Mosquitoes ring the dinner bell when I step into our backyard. Then I read about a man who suddenly developed an appetite for bugs, so much so, that he raced in, around, and under bushes, hid behind trees, and leapt amazing heights just to scarf up flying insects. Instead of thinking him weird, I wanted to invite him to our 4th of July picnic.
The Entomological Tales of Augustus T. Percival: PETRONELLA SAVES NEARLY EVERYONE by Dene Low, illustrations by Jen Corace, Houghton Mifflin, 2009
Obviously, one woman’s glass of iced tea is another’s dreaded discovery. Petronella is about to be presented at her 16th birthday party when she discovers to her horror that her guardian and beloved Uncle Augustus has suddenly developed a predilection for eating bugs. Yes, bugs!
Set in Victorian London, this is a book for middle grade girls who want to while away hot summer hours on a back porch or in an out of the way spot in the garden. Or not. The reader is swallowed whole by the main character’s adventures (while Uncle is swallowing bugs), so the reader’s setting really doesn’t matter. As long as there are no interruptions.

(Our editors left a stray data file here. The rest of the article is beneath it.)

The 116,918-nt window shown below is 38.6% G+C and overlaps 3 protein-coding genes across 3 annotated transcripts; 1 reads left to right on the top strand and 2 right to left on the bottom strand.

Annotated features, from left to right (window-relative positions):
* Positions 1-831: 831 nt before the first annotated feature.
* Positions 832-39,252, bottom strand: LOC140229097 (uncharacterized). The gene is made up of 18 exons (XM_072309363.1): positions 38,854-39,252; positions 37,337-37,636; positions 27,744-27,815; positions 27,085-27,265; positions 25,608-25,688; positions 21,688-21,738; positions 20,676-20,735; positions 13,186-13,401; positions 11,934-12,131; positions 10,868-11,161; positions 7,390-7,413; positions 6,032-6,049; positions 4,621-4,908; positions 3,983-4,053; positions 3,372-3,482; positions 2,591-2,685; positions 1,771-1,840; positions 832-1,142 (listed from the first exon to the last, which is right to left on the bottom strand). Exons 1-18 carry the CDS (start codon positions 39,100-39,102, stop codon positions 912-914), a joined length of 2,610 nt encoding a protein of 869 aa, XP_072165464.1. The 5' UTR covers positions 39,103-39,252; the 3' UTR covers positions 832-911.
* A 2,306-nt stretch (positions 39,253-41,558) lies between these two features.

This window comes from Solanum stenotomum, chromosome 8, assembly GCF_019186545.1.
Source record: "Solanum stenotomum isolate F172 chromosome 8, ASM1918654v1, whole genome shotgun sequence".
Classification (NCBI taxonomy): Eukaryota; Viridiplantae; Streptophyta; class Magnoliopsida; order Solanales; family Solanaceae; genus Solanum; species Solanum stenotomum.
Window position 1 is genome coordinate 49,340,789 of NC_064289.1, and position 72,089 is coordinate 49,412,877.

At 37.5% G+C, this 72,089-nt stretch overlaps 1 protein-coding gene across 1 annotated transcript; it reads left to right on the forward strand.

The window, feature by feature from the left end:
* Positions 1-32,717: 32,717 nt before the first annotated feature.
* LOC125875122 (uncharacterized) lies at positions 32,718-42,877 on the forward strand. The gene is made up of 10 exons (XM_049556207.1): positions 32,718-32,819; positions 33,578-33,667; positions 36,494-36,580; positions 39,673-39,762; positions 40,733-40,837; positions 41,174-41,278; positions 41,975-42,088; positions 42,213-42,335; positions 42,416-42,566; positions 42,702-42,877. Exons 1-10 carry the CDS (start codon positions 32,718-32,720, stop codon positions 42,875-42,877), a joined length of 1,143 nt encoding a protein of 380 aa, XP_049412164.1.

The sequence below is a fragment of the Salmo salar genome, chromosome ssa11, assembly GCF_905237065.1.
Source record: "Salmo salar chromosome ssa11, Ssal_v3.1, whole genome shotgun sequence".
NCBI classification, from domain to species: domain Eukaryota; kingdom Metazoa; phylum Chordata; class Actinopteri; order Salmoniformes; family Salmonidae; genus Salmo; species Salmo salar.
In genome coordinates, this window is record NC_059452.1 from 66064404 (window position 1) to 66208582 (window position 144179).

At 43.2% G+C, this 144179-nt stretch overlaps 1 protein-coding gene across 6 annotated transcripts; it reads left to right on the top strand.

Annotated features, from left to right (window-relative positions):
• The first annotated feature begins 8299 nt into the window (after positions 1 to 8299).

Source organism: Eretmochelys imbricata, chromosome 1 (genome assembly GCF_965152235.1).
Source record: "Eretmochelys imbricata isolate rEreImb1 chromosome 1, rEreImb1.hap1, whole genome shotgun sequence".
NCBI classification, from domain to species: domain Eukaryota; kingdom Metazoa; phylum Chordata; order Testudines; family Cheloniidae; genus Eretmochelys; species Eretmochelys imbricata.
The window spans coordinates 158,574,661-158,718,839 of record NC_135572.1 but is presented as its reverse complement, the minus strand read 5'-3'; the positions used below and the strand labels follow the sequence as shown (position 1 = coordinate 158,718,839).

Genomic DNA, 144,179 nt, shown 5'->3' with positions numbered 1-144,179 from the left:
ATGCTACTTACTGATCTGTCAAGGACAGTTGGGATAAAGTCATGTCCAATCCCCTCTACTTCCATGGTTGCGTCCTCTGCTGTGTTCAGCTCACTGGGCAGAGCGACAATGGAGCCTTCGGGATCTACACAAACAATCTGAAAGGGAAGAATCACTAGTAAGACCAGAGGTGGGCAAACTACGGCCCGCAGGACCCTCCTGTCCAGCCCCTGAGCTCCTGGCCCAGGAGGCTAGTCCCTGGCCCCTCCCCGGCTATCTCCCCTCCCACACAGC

Kidnaping, bugs for clues, making sure Uncle doesn’t eat those clues, and oh, yes, one’s best friend’s brother, a titled Lord with the Home Office, is simply to be swooned over. Or is that for? The pace is frantic.
Fond of terms of endearment like “old egg” or “old prune”, the trio, Petronella, her best friend and the young man known as one of England’s most eligible bachelors, travel from one crisis to the next. While they unravel clues, they barely escape a pursuing pack of outrageously proper relatives who could (and would!) alter Petronella’s life drastically if they find out about Uncle and his joy of eating bugs.
This will be a fun book for the readers at your house, but sadly, Uncle was a no-show at my holiday picnic.